Note that will it not always be possible to access a virtual private network when using wifi in a public space. The admin of the network may have it configured to bar VPN protocols. This came up for me today in the Minnesota state district court in the Hennepin County Government Building in downtown Minneapolis. The speed of the wifi network in a courtroom was great (more than 50 mbs per second for uploads and downloads), but it would not allow me to connect to my firm's network via VMWare. I got around the problem by getting online with a MIFI device, which connects to the web using a cellular network.

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This week I successfully tested a function which accurately shows the height of rows in Excel. I spot checked row heights dozen of times, and can confirm that it's accurate.


Press ALT + F11 to enter Visual Basic, and in the project list to the left right click on your worksheet and create a new module to enter this vba code in:


Function RowH(r As Range)

RowH = r.RowHeight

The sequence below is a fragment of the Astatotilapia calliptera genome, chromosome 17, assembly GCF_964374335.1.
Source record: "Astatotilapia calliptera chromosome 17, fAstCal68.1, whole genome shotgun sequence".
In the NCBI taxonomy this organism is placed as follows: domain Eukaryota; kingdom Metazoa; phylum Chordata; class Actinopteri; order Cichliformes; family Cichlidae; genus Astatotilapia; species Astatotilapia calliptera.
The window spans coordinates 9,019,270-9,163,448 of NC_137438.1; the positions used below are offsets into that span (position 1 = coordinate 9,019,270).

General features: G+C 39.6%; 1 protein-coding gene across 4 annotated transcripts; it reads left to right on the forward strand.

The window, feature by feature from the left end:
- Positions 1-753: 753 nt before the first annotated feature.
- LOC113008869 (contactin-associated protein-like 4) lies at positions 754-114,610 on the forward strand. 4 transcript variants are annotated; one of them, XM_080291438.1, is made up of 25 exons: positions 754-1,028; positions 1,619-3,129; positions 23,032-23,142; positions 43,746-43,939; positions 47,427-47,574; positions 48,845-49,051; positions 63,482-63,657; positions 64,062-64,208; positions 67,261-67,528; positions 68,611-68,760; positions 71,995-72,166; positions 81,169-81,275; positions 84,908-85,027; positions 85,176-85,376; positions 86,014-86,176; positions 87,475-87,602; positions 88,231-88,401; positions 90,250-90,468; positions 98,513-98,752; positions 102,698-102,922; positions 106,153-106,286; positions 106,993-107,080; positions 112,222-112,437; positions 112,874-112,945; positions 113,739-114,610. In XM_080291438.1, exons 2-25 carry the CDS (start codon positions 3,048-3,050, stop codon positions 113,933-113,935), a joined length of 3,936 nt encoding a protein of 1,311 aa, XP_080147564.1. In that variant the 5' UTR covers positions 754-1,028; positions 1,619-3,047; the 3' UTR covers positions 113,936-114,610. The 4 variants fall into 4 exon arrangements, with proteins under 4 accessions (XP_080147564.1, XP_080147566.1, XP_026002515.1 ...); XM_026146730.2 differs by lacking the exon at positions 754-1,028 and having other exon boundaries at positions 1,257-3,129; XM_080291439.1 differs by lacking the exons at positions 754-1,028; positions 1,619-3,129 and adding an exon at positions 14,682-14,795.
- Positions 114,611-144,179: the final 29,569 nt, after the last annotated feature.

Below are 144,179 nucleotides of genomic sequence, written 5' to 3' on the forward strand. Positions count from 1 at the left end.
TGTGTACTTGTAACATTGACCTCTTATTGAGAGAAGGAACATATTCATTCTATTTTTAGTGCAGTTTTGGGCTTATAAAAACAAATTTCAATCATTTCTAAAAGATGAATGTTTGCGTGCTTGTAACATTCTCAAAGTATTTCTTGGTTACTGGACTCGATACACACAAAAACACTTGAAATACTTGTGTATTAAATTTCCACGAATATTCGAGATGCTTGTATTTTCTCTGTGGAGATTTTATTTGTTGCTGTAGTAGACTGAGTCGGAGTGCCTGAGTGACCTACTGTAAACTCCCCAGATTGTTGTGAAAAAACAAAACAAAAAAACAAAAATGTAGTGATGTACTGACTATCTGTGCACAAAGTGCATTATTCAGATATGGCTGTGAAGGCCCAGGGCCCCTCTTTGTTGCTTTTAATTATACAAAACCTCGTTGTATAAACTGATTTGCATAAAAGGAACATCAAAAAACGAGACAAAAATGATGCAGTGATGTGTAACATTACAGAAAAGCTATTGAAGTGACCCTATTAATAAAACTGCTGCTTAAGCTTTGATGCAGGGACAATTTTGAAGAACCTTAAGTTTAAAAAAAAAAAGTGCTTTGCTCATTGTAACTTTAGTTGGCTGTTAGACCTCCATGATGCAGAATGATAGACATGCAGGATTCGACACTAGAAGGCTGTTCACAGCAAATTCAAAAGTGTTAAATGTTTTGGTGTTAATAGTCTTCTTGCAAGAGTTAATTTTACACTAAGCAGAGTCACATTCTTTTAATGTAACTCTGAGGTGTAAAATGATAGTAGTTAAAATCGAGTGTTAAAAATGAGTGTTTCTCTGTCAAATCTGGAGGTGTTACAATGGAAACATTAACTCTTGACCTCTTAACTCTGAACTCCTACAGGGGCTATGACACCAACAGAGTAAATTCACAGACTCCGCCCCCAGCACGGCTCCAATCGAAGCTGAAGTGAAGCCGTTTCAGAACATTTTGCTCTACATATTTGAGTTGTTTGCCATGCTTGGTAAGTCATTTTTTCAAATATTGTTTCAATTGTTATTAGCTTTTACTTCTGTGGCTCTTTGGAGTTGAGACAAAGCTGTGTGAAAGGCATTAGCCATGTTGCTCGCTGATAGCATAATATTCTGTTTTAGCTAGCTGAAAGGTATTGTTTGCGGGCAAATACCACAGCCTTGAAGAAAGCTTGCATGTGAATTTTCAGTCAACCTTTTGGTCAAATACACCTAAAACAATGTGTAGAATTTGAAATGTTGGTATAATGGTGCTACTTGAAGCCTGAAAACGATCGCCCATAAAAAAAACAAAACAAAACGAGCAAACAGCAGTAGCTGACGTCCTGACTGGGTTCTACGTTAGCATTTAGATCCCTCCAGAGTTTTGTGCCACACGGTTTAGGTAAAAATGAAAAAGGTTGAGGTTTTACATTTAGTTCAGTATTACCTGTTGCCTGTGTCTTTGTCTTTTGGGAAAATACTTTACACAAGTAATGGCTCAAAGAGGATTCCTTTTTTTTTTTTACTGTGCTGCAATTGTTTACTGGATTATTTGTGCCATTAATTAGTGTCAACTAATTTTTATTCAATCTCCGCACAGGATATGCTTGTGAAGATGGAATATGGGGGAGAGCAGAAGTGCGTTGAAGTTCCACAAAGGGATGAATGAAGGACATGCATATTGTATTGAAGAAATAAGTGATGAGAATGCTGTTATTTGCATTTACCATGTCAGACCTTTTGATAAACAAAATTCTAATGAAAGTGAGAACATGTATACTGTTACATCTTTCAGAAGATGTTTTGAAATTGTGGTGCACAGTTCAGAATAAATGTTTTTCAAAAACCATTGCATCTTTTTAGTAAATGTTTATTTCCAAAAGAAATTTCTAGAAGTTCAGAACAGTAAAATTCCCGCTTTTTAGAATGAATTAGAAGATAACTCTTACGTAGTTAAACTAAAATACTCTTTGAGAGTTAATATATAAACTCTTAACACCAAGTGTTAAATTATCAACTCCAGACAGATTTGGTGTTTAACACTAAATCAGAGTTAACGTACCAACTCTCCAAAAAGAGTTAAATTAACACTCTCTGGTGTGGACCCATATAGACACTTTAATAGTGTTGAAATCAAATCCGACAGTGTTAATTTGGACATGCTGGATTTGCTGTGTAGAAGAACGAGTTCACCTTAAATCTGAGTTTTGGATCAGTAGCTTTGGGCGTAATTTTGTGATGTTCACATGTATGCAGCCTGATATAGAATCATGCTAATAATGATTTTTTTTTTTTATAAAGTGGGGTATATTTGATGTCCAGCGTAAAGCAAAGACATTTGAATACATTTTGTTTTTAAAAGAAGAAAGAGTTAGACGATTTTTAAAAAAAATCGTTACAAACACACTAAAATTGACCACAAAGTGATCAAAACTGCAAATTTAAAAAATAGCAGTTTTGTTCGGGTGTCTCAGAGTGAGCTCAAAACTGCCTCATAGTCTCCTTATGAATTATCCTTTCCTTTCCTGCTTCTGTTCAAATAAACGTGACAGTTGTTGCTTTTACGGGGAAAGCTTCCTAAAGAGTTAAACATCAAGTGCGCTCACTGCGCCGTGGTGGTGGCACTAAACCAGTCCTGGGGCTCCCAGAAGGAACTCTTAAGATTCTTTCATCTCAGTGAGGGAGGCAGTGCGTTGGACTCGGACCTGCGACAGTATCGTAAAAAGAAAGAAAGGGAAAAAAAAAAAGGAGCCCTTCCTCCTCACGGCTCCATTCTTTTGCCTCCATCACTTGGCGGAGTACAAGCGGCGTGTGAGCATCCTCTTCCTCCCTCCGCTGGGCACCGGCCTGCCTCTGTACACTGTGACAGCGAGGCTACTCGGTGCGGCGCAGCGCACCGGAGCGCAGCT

End Function



The vba code will allow you to enter a formula - RowH - that can reference a cell and return the number of points of the row height.




Note that the result will not automatically update when rows are re-sized.




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Recently when editing a long spreadsheet in order to confirm that each row was wide enough to display all of the text inside a cell, I ran into some trouble beyond that posed by cells with too much text to fully display with the maximum row height of 409.5. While Excel's AutoFit Row Height tool on the Home tab usually sets most rows to the correct width, it will not infrequently cut off a line or two of text from rows with cells that contain more than a couple of thousand characters.



In order to address this problem, you can make use of the macro posted here, by Robin. The vba code is copied below.


This code, will augment each row that is specified in a range by a fixed amount that you designate. So if you want to increase rows 2 to 5 by 10 points enter 'rowRow.RowHeight + 10' at the end of the fourth line, and specify 2:5 in quotes in the In Rows parentheses on the third line.





Option Explicit

'v0.1.0

Sub sbChangeRowHeightMulti()

Application.ScreenUpdating = False

Dim rowRow As Range

For Each rowRow In Rows("2:5")

rowRow.RowHeight = rowRow.RowHeight + 10

Next rowRow

Application.ScreenUpdating = True

End Sub




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Sean O'Shea has more than 15 years of experience in the litigation support field with major law firms in New York and San Francisco.   He is an ACEDS Certified eDiscovery Specialist and a Relativity Certified Administrator.

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